As another birthday looms up, I guess I've been taking crap photos for about 60 years. I think me and my sibs might have had access to a cheap point-and-shoot camera in the 1960s. There is not much evidence to show for this now because few enough pictures were taken: apart from the cost of the camera the consumables [film, developing, printing] were not insignificant. But this is also true that, for far too many of the surviving photos, I am the one gurning and subverting what should have been a nice family occasion. By the time The Boy was born in the 1970s, Instamatic cameras were widely available and processing costs were affordable: maybe the cost of a paperback book? So there are rather more photos of him as a chap.
Sometime after his 2nd birthday, we sat down and put all these documentary records into a handful of albums. They have not worn well, despite being protected from sunlight and extremes of temperature and humidity. The film quality must have been a reflection of the price. If we'd been serious about archiving his childhood, we'd have spent more, taken fewer pics and and thought more carefully about storage. It is also hard to remember in the digital age that the feedback was hopelessly deferred. You had to finish the whole film of 24 or 36 pics and then send the film for processing. It might be 2 or 3 weeks before you realised that you'd been clicking away with no film in the camera, or double exposing a film or just taking hopelessly over-exposed, badly lit or poorly composed snaps.
It's downhill after that. Photos were taken, developed, printed, viewed, shuffled, finger-printed, splotched with butter and put back in the shipping envelope. Periodically these envelopes were bundled into boxes and we've been toting this burden around or storing it under beds and the top of wardrobes for two more children and four more decades. In the 80s and 90s, photos-by-post companies were in hot competition - offering an extra set of prints for £1 or printing a 6 x 4 photo and two much smaller versions on the same paper. The idea being that you could send the extras to doting grandparents or the pals who was visiting at the time. Needless to say we rarely had enough friends to offload these surplus pics.
And the duplicates often came in a separate envelope that might have finished in a different box or shuffled in with other related or unrelated photos in a desultory, partial, uncompleted project in the distant past.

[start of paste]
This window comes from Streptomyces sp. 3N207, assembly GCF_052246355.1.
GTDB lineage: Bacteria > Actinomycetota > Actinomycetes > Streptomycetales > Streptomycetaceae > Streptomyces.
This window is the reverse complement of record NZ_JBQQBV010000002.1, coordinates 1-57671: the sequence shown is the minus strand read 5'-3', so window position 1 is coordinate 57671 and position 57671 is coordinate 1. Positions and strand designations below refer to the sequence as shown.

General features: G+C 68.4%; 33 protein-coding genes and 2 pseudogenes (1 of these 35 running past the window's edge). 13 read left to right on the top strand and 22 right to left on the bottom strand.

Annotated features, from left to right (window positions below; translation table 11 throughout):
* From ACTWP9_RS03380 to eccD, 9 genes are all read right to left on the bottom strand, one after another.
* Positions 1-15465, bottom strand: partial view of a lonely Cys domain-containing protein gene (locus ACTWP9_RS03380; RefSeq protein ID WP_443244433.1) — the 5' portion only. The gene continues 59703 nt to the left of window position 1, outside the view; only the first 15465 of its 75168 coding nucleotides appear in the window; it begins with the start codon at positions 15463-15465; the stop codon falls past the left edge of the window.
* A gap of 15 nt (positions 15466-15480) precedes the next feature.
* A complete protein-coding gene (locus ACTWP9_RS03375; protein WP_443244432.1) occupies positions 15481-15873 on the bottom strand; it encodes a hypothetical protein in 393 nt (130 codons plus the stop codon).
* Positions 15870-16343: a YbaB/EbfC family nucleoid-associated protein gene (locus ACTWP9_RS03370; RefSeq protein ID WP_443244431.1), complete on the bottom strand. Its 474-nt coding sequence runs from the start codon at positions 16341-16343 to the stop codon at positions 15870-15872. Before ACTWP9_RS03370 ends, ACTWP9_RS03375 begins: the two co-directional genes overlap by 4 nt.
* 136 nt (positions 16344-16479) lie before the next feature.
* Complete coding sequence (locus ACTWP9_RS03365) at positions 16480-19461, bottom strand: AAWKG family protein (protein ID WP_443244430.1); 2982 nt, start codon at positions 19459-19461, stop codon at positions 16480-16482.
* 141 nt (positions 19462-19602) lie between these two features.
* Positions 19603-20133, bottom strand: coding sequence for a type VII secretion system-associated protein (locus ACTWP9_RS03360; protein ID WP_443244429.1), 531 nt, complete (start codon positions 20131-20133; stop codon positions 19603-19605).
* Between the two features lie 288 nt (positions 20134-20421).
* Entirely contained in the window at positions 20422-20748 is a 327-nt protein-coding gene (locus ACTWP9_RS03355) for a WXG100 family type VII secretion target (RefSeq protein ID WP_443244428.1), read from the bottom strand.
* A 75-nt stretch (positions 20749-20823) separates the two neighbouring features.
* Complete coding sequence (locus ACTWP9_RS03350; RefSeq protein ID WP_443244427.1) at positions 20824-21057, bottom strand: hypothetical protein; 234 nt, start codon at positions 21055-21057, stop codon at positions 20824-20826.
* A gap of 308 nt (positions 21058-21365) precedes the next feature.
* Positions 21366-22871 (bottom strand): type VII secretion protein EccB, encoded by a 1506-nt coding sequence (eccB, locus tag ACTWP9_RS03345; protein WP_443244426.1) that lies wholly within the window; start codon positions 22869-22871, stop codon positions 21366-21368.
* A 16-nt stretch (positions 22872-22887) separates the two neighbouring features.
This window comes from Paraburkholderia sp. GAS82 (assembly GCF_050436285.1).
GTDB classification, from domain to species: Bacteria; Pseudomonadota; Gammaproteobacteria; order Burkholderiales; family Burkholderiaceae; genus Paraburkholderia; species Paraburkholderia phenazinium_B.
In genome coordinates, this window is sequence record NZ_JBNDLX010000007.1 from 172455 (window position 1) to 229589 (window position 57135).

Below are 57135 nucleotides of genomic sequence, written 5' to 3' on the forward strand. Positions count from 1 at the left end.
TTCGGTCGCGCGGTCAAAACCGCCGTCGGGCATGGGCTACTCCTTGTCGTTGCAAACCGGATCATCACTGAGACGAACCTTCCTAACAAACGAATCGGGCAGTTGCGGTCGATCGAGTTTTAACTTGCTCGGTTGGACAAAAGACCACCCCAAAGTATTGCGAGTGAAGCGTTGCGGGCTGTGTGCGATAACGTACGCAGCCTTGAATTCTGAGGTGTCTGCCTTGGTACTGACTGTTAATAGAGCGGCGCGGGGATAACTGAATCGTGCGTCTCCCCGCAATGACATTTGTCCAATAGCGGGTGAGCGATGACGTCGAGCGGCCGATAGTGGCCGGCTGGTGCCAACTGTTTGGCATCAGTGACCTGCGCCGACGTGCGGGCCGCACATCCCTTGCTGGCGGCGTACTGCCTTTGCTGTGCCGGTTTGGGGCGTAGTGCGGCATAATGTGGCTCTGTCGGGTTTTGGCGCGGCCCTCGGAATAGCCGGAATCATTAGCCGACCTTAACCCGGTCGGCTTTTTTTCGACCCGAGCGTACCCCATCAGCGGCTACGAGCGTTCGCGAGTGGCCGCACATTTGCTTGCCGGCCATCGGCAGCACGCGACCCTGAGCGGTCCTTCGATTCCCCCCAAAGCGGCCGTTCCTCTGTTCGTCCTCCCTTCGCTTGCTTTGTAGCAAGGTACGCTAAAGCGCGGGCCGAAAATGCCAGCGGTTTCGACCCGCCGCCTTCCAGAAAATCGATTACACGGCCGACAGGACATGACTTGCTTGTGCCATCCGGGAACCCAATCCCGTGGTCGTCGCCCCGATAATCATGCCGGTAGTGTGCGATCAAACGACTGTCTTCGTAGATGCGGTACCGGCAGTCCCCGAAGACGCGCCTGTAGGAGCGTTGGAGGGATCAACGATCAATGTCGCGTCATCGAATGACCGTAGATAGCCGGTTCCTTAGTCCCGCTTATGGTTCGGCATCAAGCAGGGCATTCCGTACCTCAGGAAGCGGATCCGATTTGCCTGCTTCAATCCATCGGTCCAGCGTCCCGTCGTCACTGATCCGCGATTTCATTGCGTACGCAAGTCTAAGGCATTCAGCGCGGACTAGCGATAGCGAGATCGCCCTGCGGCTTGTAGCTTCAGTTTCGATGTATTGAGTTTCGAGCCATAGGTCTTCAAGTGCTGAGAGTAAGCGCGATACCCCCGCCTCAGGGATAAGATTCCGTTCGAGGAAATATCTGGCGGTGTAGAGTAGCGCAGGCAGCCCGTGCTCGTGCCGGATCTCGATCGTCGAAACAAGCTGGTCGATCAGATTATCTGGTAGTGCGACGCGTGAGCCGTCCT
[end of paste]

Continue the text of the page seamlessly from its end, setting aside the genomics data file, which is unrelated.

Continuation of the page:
Enter Dau.II wearing her red underpants over her blue tights to sit down and put some order on this chaos. She is a notorious light packer and simple lifer. I think she's figured that it's easier to work out who's who when her parents are alive than . . . later. After cleaning the cooker but before de-weeding the patio, this superhero of clutter [stand aside Marie Kondo] heaved the family photo archive from under her bed and started to put manners on it: "this picture of trees against a skyline for which nobody can hazard the GPS coordinates beyond: probably Ireland, possibly Northumberland, maybe 1980s? hmmm? we might ditch that??". And the goddamm dupes? The family are keen on jigsaws, it looks like we might have to rent a church hall, spread out all the photos face up on the floor and pair them off. I think we have agreed that
- the negatives are for the bin
- only one copy of each pic will be accepted to the archive
- pictures of clouds, feet and the inside of rucksacks will be discarded
- fuzzy, over-, double- or under- exposed prints = dump
- discard all but one of several similar pictures of the same person
- ugly babies of unknown ancestry = bin
- back-of-head shots, even if the President of Ireland = trash
- dilapidated cottages we didn't buy in the early 90s can be culled
Still and all, there is a good chance that these actual photographs will outlive the digital tsunami of really crap photos which we are currently contributing to.
It is appropriately ironic that this post includes zero pictures!